Urinary tract infections (UTIs) are common bacterial infections with 5% of women having symptoms every year and 3% of girls and 1% of boys having a UTI before the age of 11.
UTIs can cause a range of illness from mild inflammation of the bladder to severe infections of the kidney but are generally treatable with antibiotics.
What is a UTI?
As the name suggests it is an infection of the urinary tract which consists of the kidneys, bladder and the tubes which transport urine between the two and out of the body (ureters and urethra).
UTIs are almost always caused by bacteria, most commonly E. coli from the patients' own bowels.
Who is affected?
UTIs are far more common in women than in men until the age of 60 when the incidence becomes similar for both sexes.
In men a UTI is mostly associated with an underlying cause such as an enlarged prostate gland.
Infections can also occur in hospital due to use of catheters.
What are the symptoms?
Symptoms include burning on passing urine and the sensation of needing to pass urine frequently, fever, shivers, and pain in the abdomen.
The urine may also be cloudy with an offensive smell.
In younger children and babies, there may not be an obvious specific symptoms - they can simply appear feverish, irritable or drowsy, be off their food or have vomiting or diarrhoea.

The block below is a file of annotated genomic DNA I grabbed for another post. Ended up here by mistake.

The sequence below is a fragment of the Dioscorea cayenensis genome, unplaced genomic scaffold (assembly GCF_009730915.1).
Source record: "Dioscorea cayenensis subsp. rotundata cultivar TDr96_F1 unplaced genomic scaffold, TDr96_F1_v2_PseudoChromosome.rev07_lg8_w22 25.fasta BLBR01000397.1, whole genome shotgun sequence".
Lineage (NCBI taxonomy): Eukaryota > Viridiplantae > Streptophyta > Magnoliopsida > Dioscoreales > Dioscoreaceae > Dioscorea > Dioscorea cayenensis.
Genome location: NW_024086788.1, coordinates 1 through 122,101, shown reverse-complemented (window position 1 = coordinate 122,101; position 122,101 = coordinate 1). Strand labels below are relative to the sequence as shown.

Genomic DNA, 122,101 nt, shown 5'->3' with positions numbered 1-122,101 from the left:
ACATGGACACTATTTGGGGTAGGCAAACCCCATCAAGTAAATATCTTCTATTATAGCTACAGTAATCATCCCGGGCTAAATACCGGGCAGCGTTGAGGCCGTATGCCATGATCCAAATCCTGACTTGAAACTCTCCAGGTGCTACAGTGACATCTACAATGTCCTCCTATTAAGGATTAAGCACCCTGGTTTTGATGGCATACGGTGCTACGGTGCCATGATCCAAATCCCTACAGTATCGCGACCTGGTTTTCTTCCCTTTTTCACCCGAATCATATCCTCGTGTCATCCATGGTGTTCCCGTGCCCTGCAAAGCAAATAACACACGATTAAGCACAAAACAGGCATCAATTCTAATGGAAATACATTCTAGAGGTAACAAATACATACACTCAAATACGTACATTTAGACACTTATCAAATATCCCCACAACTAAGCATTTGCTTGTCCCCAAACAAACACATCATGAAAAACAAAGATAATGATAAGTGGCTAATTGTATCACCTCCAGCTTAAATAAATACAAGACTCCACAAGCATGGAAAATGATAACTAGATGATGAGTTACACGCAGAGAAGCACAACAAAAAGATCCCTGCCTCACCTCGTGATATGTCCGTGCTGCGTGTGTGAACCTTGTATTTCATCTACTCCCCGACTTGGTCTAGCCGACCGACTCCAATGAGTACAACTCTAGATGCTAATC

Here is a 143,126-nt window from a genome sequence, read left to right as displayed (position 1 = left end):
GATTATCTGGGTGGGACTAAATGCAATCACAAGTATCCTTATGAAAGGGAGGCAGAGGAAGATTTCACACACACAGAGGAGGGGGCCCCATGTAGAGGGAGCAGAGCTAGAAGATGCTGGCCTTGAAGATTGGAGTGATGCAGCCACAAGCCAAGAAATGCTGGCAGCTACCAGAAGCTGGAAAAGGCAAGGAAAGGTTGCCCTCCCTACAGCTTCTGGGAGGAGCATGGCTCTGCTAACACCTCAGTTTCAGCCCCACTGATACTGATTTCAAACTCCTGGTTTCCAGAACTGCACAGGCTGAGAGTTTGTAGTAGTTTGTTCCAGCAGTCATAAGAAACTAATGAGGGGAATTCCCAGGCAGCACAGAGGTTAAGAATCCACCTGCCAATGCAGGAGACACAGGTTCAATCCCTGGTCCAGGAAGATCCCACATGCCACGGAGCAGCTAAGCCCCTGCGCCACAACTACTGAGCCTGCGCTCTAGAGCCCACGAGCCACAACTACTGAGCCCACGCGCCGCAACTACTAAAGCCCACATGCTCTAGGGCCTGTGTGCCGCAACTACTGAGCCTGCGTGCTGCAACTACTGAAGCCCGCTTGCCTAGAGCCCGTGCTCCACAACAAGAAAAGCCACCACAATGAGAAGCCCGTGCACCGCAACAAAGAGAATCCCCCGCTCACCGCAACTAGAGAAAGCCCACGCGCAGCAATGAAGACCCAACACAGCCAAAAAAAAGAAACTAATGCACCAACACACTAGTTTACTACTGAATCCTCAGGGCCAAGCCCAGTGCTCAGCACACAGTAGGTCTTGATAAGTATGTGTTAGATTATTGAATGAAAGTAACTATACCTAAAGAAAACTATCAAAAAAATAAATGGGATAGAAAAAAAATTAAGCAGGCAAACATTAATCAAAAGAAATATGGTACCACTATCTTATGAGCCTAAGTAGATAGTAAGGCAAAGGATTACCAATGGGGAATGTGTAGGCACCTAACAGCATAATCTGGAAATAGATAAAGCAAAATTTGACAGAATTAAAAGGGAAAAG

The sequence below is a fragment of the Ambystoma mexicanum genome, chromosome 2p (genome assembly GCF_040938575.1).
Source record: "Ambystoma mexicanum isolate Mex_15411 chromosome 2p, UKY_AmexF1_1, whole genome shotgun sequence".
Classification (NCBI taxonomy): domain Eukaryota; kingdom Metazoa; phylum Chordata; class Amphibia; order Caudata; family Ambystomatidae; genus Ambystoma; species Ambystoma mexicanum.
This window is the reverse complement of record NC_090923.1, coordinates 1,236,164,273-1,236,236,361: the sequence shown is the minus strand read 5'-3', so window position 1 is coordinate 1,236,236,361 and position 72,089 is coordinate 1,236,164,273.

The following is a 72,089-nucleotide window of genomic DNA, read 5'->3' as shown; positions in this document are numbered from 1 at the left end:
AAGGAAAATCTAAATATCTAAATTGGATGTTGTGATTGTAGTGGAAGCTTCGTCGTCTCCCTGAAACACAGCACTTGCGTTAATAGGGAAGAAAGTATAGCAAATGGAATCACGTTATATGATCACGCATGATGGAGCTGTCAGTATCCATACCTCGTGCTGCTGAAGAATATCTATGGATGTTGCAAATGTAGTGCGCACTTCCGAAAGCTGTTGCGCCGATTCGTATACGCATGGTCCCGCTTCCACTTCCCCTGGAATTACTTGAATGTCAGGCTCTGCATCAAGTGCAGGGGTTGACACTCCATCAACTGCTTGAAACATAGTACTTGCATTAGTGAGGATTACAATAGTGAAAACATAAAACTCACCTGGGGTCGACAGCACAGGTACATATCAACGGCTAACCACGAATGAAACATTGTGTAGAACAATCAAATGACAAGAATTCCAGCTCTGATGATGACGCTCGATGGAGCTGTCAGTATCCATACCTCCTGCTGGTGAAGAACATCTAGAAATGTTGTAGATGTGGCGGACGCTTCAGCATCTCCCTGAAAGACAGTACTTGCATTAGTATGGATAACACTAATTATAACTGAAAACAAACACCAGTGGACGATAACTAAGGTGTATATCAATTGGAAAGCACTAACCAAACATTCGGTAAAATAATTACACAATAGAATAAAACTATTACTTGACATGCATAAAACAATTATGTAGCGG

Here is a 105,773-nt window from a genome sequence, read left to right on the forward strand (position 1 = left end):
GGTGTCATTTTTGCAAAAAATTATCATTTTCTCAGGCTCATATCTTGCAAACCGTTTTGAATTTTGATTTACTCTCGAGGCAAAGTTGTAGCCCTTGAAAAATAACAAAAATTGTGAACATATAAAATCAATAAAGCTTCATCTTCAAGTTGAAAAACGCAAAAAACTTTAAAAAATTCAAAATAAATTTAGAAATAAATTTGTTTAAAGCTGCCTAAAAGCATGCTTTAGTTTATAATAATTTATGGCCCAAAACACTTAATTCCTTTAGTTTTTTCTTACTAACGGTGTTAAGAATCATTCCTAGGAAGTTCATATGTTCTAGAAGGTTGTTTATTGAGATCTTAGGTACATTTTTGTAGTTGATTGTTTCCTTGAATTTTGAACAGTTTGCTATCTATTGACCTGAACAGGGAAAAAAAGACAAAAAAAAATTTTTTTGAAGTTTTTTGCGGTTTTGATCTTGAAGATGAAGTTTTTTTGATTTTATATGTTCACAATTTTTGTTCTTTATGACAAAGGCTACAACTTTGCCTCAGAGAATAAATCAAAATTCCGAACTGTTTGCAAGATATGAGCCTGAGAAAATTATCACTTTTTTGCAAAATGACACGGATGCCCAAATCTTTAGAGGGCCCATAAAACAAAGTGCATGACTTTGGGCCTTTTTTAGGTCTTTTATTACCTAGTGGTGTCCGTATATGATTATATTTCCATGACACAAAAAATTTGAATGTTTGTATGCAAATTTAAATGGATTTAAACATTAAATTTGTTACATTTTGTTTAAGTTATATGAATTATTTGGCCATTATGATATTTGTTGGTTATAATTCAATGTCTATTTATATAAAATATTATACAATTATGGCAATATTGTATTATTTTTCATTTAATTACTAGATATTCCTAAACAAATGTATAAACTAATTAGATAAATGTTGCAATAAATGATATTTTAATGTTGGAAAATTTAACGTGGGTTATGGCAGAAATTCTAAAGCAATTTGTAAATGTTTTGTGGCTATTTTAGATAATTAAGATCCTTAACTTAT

How are UTIs diagnosed?
The doctor can use a test strip in a sample of urine to look for signs of infection but a sample is also sent to the laboratory to assess the level of infection and to check what treatment the infection is sensitive to.
In people who suffer recurrent infections the doctor will need to check for the underlying cause.
Up to 50% of causes are caused by some form of structural abnormality that predisposes a person to infection.
Other causes include not going to the toilet often enough and damage to the bladder nerves.
In children UTIs need to be thoroughly investigated as scarring of the urinary tract can lead to long-term problems.
This means they will be sent for an ultrasound or a specialised X-ray.
What is the treatment?
The mainstay of treatment is antibiotics, such as trimethoprim or nitrofurantoin.
The type of antibiotic depends on the results of the laboratory test and whether the infection is a mild lower UTI or more serious upper UTI.
Patients will also need to drink a high volume of fluids to flush out the system.
With severe cases or infections in small babies, hospitalisation may be necessary.
Some people also find drinking cranberry juice may help if they get frequent infections.